“The trouble is” explained Director General of the BBC Alasdair Milne at the time “that the average cost to us of American series such as Dallas, Petrocelli and Starsky and Hutch is £10,000 to £15,000 an hour and for special series such as Roots or Holocaust £30,000 an hour, compared with the figure of £112,000 an hour for originating our own drama”. With ITV suffering at the hands of a recession, and the BBC forced into cost cutting measures as part of its protracted battle with the government, entertainment dramas produced little critical success that could not be achieved via cheaper, but more challenging drama, nor mass audiences that could not be attracted by a well crafted, but still relatively inexpensive game show.

There were exceptions of course, but series such as LWT’s Dempsey and Makepeace (1985 – 1986), HTV and Goldcrest’s Robin of Sherwood (1984 – 1986) and the BBC’s The Tripods (1984 – 1985) struggled to attain a large enough audience to justify the continued high production costs. The BBC’s Doctor Who (1963 – 1989) suffered over the course of the 1980s with its ratings dropping from 14 million in 1979 down to just over 3 million for its final series some 10 years later.

The popularity too of imported series such as Neighbours (1986 – present), Home and Away (1989 – present) with young as well as old viewers suggested that the necessity for large-scale entertainment dramas was becoming increasingly irrelevant. Both EastEnders (1986 – present) and Brookside (1982 – present) were soap operas fashioned to appeal not just to the genre’s traditional audience of adult females, but to younger viewers too. In the 1990s, ITV’s Coronation Street (1960 – present) and (more obviously) Emmerdale (1972 – present) were similarly re-tooled to attract a younger age group. As the popularity of the big budget American action series began to wane it became increasingly obvious that additional episodes of the British soap operas could fill the weekday slots, whilst new people-focussed entertainment programmes could plug the gaps at the weekend.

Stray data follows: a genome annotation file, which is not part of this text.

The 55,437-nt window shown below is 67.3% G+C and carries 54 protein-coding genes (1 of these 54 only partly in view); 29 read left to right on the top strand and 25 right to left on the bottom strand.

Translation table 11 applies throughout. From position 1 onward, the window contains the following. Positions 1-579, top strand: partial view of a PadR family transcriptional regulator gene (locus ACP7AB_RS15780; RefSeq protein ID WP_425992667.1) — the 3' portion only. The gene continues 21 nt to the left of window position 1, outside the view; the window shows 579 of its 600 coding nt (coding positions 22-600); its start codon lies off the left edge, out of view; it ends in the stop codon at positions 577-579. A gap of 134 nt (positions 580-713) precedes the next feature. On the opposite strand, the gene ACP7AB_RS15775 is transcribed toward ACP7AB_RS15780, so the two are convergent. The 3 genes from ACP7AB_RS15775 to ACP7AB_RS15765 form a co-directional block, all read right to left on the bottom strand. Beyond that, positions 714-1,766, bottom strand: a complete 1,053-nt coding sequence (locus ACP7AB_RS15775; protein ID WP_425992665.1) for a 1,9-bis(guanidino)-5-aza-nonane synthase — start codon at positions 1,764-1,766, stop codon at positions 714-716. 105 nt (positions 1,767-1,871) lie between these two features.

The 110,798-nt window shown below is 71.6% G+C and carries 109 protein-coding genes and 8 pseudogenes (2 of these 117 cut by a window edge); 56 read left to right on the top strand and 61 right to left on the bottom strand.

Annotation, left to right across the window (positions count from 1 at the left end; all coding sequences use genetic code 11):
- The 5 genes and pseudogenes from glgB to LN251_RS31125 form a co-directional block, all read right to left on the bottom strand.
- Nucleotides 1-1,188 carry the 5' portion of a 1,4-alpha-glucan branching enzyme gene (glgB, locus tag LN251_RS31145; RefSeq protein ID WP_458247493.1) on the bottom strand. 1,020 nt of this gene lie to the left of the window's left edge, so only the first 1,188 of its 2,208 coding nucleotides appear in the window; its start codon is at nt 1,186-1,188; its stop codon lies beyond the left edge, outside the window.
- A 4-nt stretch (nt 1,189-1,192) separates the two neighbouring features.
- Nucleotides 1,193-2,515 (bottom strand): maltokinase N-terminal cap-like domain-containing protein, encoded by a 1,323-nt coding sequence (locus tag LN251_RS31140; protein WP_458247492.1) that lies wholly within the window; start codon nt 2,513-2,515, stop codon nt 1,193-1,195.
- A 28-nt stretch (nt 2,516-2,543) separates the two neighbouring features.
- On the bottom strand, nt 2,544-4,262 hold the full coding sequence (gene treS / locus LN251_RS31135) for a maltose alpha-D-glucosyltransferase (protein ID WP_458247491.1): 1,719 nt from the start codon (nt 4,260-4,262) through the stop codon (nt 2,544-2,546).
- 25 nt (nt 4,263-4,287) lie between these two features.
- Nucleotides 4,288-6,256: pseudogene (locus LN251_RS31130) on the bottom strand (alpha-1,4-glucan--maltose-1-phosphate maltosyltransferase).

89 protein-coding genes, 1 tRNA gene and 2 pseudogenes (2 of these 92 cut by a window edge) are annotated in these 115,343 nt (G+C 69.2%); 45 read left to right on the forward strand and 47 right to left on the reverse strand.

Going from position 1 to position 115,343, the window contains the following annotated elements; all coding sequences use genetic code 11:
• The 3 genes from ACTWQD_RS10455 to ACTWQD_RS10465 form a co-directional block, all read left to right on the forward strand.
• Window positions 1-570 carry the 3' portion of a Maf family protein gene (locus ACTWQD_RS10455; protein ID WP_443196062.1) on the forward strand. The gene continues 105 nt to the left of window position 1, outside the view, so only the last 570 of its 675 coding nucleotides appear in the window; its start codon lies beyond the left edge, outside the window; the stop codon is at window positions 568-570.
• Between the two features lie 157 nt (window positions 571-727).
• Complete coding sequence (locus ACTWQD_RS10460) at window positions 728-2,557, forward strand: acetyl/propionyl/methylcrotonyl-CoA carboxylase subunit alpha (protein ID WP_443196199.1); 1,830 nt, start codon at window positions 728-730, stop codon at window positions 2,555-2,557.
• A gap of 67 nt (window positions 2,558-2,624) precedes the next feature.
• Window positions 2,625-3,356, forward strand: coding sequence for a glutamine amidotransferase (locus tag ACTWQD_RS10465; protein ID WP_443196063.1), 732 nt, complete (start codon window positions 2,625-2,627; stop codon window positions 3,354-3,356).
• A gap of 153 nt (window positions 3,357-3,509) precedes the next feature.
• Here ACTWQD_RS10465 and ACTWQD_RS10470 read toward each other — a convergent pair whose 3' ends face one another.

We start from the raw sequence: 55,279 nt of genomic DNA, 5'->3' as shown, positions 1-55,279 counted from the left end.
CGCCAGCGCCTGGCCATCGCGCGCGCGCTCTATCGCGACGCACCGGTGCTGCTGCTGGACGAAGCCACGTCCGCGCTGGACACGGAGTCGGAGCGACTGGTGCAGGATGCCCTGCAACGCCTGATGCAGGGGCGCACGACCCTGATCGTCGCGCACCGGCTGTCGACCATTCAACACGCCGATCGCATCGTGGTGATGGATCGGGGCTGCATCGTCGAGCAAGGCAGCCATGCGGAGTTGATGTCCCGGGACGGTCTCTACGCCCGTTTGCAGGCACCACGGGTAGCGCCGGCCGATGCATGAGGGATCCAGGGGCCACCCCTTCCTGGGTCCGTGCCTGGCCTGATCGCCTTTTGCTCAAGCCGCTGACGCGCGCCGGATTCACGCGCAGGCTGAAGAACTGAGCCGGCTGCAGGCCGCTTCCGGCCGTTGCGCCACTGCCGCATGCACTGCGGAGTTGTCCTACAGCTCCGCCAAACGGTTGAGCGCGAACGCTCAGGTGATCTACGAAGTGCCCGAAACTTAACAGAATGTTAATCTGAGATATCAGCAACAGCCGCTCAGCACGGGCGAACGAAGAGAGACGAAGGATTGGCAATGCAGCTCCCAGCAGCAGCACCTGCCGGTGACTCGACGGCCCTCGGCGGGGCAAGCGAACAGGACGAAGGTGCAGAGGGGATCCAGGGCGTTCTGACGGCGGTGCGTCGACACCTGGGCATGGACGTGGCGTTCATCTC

The lineage that would ultimately beget Jonathan Creek arguably started back in 1995. Throughout the early 1990s, BBC2 had been broadcasting archive action series such as The Man From UNCLE, Doctor Who and most notably Thunderbirds to some success in a Friday evening slot. Whilst these repeats did not garner substantial ratings, there was enough interest generated to suggest that an appetite for escapist drama still existed. In addition the gradual proliferation of satellite television was providing new outlets for repeated screenings of what were now being described as “cult television” series.

Central to this was the launch of the Thames and BBC co-funded nostalgia channel UK Gold in 1992, and the emergence of the “timewarp television” channel Bravo (which actually launched in the USA in 1980 but came to prominence in the UK in the early ’90s). The appearance of cult television programmes on satellite television did not attract the level of interest or indeed ratings of the recognised “dish drivers” movies and sport, but the fact that viewers were willing to pay the (often not insubstantial) subscription fees to view such channels, was yet another strong indication that there existed an unfulfilled appetite for escapist television.

The emergence then of Carnival Films’ spy series Bugs (1995 – 1999) seemed to be a carefully calculated attempt to appeal to this seemingly burgeoning demographic. “Bugs brought a return to British television of the gadget” comments journalist Jeff Evans. “What James Bond had been doing in the cinema for decades, and what programmes like The Avengers has once revelled in, was now back in prime time.” The series saw the return too of Brian Clemens (the mastermind behind some of The Avengers‘s most memorable tales as well as the creator of The Professionals). Yet lest anyone thought things were going to be just like the old days, in acknowledgement of the rise in popularity of soap operas and police dramas since the demise of the entertainment drama, Bugs‘ three principal actors came from Neighbours (Craig McLachlan), Eldorado (Jesse Birdsall) and The Bill (Jaye Griffiths).